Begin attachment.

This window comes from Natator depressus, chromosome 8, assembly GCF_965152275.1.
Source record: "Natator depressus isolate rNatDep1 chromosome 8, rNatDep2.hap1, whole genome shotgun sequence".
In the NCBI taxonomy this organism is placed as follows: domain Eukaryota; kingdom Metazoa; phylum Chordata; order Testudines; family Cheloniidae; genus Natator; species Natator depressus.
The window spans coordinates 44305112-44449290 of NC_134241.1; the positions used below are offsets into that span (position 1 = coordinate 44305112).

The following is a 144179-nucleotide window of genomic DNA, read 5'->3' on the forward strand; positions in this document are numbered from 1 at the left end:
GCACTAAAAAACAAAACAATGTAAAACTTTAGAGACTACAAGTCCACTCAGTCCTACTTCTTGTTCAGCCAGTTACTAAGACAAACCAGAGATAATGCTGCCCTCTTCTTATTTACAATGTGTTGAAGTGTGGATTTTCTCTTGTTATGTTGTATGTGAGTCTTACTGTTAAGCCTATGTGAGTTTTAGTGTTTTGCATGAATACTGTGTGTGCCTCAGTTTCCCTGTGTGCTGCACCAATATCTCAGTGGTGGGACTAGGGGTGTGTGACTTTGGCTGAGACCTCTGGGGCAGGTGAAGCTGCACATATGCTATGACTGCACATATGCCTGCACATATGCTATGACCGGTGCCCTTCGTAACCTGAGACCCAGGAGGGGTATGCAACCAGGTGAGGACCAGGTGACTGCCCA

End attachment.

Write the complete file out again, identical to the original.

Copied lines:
This window comes from Natator depressus, chromosome 8, assembly GCF_965152275.1.
Source record: "Natator depressus isolate rNatDep1 chromosome 8, rNatDep2.hap1, whole genome shotgun sequence".
In the NCBI taxonomy this organism is placed as follows: domain Eukaryota; kingdom Metazoa; phylum Chordata; order Testudines; family Cheloniidae; genus Natator; species Natator depressus.
The window spans coordinates 44305112-44449290 of NC_134241.1; the positions used below are offsets into that span (position 1 = coordinate 44305112).

The following is a 144179-nucleotide window of genomic DNA, read 5'->3' on the forward strand; positions in this document are numbered from 1 at the left end:
GCACTAAAAAACAAAACAATGTAAAACTTTAGAGACTACAAGTCCACTCAGTCCTACTTCTTGTTCAGCCAGTTACTAAGACAAACCAGAGATAATGCTGCCCTCTTCTTATTTACAATGTGTTGAAGTGTGGATTTTCTCTTGTTATGTTGTATGTGAGTCTTACTGTTAAGCCTATGTGAGTTTTAGTGTTTTGCATGAATACTGTGTGTGCCTCAGTTTCCCTGTGTGCTGCACCAATATCTCAGTGGTGGGACTAGGGGTGTGTGACTTTGGCTGAGACCTCTGGGGCAGGTGAAGCTGCACATATGCTATGACTGCACATATGCCTGCACATATGCTATGACCGGTGCCCTTCGTAACCTGAGACCCAGGAGGGGTATGCAACCAGGTGAGGACCAGGTGACTGCCCA